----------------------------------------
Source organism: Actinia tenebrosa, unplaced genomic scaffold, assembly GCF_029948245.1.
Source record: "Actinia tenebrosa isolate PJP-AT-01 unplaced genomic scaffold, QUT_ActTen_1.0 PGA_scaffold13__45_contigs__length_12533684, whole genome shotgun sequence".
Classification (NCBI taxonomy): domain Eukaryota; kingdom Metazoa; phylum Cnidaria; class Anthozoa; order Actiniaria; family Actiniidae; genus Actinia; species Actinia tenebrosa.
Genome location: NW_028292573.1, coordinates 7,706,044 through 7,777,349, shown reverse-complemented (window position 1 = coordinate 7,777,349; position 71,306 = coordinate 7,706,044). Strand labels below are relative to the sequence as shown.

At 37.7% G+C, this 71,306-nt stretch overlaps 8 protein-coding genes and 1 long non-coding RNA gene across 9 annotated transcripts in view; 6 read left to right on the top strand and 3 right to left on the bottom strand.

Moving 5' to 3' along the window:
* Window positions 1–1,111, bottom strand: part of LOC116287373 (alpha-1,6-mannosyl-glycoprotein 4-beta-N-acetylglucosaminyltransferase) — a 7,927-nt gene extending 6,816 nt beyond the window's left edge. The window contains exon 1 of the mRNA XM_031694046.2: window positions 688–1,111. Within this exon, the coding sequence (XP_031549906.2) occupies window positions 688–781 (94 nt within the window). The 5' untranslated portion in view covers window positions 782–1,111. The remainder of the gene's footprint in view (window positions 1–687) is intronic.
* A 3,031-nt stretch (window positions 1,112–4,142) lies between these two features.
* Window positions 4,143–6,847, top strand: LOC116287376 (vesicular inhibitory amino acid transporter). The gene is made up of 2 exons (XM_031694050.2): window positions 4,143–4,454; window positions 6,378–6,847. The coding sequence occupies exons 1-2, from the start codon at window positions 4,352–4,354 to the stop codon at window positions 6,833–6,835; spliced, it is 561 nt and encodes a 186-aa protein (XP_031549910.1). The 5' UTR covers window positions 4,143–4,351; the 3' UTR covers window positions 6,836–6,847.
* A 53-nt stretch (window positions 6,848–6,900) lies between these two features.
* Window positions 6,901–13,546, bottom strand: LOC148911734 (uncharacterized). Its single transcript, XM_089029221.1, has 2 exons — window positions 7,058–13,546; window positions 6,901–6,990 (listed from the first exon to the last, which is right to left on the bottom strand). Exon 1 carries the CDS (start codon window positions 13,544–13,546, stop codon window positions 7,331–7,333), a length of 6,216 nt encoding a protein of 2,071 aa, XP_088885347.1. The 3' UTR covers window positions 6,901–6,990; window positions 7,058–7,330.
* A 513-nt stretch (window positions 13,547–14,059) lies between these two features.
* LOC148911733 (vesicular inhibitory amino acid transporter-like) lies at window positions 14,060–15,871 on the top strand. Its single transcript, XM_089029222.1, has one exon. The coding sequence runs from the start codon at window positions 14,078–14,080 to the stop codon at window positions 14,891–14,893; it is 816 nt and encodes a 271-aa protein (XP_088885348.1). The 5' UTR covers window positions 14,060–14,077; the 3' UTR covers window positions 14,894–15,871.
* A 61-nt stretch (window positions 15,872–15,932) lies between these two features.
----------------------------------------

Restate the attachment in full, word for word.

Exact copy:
Source organism: Actinia tenebrosa, unplaced genomic scaffold, assembly GCF_029948245.1.
Source record: "Actinia tenebrosa isolate PJP-AT-01 unplaced genomic scaffold, QUT_ActTen_1.0 PGA_scaffold13__45_contigs__length_12533684, whole genome shotgun sequence".
Classification (NCBI taxonomy): domain Eukaryota; kingdom Metazoa; phylum Cnidaria; class Anthozoa; order Actiniaria; family Actiniidae; genus Actinia; species Actinia tenebrosa.
Genome location: NW_028292573.1, coordinates 7,706,044 through 7,777,349, shown reverse-complemented (window position 1 = coordinate 7,777,349; position 71,306 = coordinate 7,706,044). Strand labels below are relative to the sequence as shown.

At 37.7% G+C, this 71,306-nt stretch overlaps 8 protein-coding genes and 1 long non-coding RNA gene across 9 annotated transcripts in view; 6 read left to right on the top strand and 3 right to left on the bottom strand.

Moving 5' to 3' along the window:
* Window positions 1–1,111, bottom strand: part of LOC116287373 (alpha-1,6-mannosyl-glycoprotein 4-beta-N-acetylglucosaminyltransferase) — a 7,927-nt gene extending 6,816 nt beyond the window's left edge. The window contains exon 1 of the mRNA XM_031694046.2: window positions 688–1,111. Within this exon, the coding sequence (XP_031549906.2) occupies window positions 688–781 (94 nt within the window). The 5' untranslated portion in view covers window positions 782–1,111. The remainder of the gene's footprint in view (window positions 1–687) is intronic.
* A 3,031-nt stretch (window positions 1,112–4,142) lies between these two features.
* Window positions 4,143–6,847, top strand: LOC116287376 (vesicular inhibitory amino acid transporter). The gene is made up of 2 exons (XM_031694050.2): window positions 4,143–4,454; window positions 6,378–6,847. The coding sequence occupies exons 1-2, from the start codon at window positions 4,352–4,354 to the stop codon at window positions 6,833–6,835; spliced, it is 561 nt and encodes a 186-aa protein (XP_031549910.1). The 5' UTR covers window positions 4,143–4,351; the 3' UTR covers window positions 6,836–6,847.
* A 53-nt stretch (window positions 6,848–6,900) lies between these two features.
* Window positions 6,901–13,546, bottom strand: LOC148911734 (uncharacterized). Its single transcript, XM_089029221.1, has 2 exons — window positions 7,058–13,546; window positions 6,901–6,990 (listed from the first exon to the last, which is right to left on the bottom strand). Exon 1 carries the CDS (start codon window positions 13,544–13,546, stop codon window positions 7,331–7,333), a length of 6,216 nt encoding a protein of 2,071 aa, XP_088885347.1. The 3' UTR covers window positions 6,901–6,990; window positions 7,058–7,330.
* A 513-nt stretch (window positions 13,547–14,059) lies between these two features.
* LOC148911733 (vesicular inhibitory amino acid transporter-like) lies at window positions 14,060–15,871 on the top strand. Its single transcript, XM_089029222.1, has one exon. The coding sequence runs from the start codon at window positions 14,078–14,080 to the stop codon at window positions 14,891–14,893; it is 816 nt and encodes a 271-aa protein (XP_088885348.1). The 5' UTR covers window positions 14,060–14,077; the 3' UTR covers window positions 14,894–15,871.
* A 61-nt stretch (window positions 15,872–15,932) lies between these two features.